Santiago : Chile's Lake Tempanos, whose disappearance in May left scientists and residents of the southern region of Magallanes stumped, is again filling with water, the Spanish news agency EFE said.
It was the National Forestry Service (Conaf) officials who first observed the disappearance of Lake Tempanos in Bernardo O'Higgins National Park, May 27.
The officials saw that the lake of some 10 sq km was no longer there – all that remained was a dry lakebed some 30 metres deep in which there still remained the ice floes, or "tempanos", after which the lake was named.
They also noted that a river some 40 metres wide and eight kilometres long that emptied into the lake from a nearby glacier had shrunk to a narrow stream.
On Monday a team from the Scientific Studies Centre of Valdivia and the Chilean Navy conducted an aerial inspection of the region to try to determine the cause of the lake's disappearance and saw that it was once again filling with water.
During the flight above the region, scientists obtained cartographic data and took photos of the basin affected by the phenomenon.
After the inspection, the experts concluded that the lake had been drained through a crevice that opened up on a side of the glacier and the water ended up in the sea.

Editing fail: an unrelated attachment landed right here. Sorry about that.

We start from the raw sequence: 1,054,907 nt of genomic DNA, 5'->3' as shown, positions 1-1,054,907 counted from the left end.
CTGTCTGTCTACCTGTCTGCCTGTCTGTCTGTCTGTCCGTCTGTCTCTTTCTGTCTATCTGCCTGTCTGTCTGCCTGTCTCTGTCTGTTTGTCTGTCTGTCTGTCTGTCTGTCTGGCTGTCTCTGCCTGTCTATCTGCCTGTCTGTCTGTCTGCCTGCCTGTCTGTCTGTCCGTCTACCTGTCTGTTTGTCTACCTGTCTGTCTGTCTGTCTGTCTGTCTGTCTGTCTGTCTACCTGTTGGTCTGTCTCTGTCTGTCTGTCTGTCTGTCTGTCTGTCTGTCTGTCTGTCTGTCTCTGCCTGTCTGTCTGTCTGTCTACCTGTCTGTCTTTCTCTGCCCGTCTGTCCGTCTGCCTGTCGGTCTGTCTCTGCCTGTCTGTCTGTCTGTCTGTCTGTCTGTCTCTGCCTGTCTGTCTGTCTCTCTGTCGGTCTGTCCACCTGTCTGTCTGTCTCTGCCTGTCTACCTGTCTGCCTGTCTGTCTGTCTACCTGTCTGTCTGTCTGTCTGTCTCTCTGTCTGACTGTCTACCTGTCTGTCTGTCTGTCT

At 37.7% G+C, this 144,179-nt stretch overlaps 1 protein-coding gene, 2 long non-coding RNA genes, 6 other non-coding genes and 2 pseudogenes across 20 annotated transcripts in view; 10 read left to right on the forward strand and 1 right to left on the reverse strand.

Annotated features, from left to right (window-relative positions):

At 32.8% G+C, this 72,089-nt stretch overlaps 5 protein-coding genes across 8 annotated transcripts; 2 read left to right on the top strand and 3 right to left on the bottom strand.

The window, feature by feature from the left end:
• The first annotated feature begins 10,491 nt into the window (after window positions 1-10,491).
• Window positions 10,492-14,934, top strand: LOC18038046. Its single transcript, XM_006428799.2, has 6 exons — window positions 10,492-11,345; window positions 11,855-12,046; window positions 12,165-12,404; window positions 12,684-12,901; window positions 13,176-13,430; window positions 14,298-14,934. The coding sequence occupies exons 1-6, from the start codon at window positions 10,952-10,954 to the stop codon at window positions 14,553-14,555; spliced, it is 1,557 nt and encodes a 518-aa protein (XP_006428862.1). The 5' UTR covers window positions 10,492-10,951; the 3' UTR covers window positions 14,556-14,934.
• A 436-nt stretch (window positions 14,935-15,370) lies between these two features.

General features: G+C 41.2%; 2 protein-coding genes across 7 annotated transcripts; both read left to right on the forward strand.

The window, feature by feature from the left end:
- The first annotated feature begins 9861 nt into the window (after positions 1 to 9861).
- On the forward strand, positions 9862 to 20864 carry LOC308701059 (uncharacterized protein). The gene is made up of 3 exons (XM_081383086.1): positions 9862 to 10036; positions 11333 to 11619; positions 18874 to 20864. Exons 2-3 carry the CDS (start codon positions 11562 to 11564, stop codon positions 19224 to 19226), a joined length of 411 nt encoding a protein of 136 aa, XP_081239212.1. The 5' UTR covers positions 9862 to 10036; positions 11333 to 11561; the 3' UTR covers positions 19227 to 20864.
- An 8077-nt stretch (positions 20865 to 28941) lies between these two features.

"This confirms that the glaciers in the area are experiencing strong shrinking and thinning, and this process is what explains the formation of these glacial lagoons," glacier expert Andres Rivera said.
"We have confirmed that this has to do with a glacial lake that forms part of a larger lacustrine system made up of the lake that Conaf found empty and another much larger one that formed between the Tempano and San Bernardo glaciers," the scientist said.
On June 21, Rivera had said that the lake's disappearance was not so unusual, given the nature of glaciers, and that the area in question was "very dynamic" and had been characterized "by interesting changes" over the past few decades.
"In fact, the lake that disappeared did not exist 30 years ago," he said, without ruling out the possible influence of climate change or the response of the ice floes to the change in temperatures or the amount of rainfall.
During the flight the scientists detected the presence of ice floes on the bottom of both the lakes.
"We can say with certainty that there is water that is still reaching the area and that is accumulating in the same basins that were emptied," Rivera said, adding that the process could be slow and depended on the speed at which the ice melts, a rate that is usually slow in the Southern Hemisphere summer.